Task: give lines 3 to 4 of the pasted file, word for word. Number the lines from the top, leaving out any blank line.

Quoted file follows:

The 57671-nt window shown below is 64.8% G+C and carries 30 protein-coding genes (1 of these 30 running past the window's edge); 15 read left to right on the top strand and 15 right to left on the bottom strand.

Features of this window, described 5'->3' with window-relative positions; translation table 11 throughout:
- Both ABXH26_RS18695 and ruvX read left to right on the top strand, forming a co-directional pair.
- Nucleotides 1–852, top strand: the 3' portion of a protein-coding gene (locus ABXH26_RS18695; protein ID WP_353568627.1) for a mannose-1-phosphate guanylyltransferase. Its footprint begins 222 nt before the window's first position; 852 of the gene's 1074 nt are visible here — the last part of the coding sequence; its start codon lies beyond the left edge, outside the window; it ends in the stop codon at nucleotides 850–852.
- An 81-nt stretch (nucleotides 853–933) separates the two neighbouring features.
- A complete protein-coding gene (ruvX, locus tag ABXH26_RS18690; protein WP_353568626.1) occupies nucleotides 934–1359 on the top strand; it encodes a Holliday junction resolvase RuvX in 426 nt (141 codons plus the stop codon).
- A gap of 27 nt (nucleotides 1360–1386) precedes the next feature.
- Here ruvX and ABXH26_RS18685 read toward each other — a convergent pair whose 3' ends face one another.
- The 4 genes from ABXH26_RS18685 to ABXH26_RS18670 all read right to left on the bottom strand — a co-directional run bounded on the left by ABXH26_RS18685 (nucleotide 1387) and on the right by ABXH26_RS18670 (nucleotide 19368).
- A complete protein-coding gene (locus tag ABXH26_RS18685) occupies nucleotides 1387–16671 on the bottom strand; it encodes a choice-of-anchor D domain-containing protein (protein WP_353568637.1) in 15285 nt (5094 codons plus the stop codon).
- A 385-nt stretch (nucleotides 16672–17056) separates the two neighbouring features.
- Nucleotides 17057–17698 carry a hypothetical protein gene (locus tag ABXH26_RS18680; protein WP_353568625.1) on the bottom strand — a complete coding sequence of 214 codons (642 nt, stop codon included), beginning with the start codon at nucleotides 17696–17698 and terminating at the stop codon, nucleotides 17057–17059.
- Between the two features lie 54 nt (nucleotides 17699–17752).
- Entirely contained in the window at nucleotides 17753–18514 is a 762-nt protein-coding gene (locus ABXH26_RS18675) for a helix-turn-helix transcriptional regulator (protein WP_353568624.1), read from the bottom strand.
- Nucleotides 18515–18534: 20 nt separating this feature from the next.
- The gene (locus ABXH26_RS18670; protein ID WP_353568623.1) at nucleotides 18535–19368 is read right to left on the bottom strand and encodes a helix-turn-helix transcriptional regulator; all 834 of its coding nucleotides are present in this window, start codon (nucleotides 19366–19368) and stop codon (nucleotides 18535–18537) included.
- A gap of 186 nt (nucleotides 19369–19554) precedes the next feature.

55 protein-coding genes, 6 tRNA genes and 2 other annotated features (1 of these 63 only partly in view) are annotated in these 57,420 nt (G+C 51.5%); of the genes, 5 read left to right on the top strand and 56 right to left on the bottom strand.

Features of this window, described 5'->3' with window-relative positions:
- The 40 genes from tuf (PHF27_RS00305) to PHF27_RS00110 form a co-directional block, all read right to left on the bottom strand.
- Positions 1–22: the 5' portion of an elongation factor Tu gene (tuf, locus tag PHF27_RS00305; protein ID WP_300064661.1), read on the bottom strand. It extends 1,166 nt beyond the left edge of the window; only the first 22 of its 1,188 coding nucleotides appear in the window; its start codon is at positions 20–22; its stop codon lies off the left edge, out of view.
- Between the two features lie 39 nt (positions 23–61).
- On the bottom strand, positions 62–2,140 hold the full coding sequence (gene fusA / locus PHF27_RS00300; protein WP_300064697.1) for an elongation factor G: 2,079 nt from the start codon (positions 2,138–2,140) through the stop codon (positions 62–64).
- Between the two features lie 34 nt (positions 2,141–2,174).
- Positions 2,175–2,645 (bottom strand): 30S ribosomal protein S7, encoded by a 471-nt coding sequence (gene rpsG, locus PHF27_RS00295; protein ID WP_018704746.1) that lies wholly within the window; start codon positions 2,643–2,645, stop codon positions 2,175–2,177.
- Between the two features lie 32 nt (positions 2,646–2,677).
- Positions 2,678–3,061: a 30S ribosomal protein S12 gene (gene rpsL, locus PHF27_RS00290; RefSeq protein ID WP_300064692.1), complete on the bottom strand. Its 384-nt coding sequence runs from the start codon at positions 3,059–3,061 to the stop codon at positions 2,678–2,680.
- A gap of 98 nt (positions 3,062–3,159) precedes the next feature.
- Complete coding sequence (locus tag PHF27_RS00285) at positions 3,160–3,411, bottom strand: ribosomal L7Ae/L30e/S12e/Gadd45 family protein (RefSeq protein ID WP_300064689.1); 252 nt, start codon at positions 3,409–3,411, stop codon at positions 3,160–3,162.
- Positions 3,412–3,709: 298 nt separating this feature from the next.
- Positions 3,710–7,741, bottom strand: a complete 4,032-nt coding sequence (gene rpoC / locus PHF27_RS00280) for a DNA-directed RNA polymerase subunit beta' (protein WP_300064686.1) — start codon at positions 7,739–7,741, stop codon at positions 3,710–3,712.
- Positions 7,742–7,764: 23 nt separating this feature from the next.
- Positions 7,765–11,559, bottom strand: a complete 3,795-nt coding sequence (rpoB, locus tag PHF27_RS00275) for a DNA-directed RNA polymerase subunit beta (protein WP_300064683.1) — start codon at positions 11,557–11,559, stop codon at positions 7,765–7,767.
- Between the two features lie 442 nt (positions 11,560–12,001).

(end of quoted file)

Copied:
- Both ABXH26_RS18695 and ruvX read left to right on the top strand, forming a co-directional pair.
- Nucleotides 1–852, top strand: the 3' portion of a protein-coding gene (locus ABXH26_RS18695; protein ID WP_353568627.1) for a mannose-1-phosphate guanylyltransferase. Its footprint begins 222 nt before the window's first position; 852 of the gene's 1074 nt are visible here — the last part of the coding sequence; its start codon lies beyond the left edge, outside the window; it ends in the stop codon at nucleotides 850–852.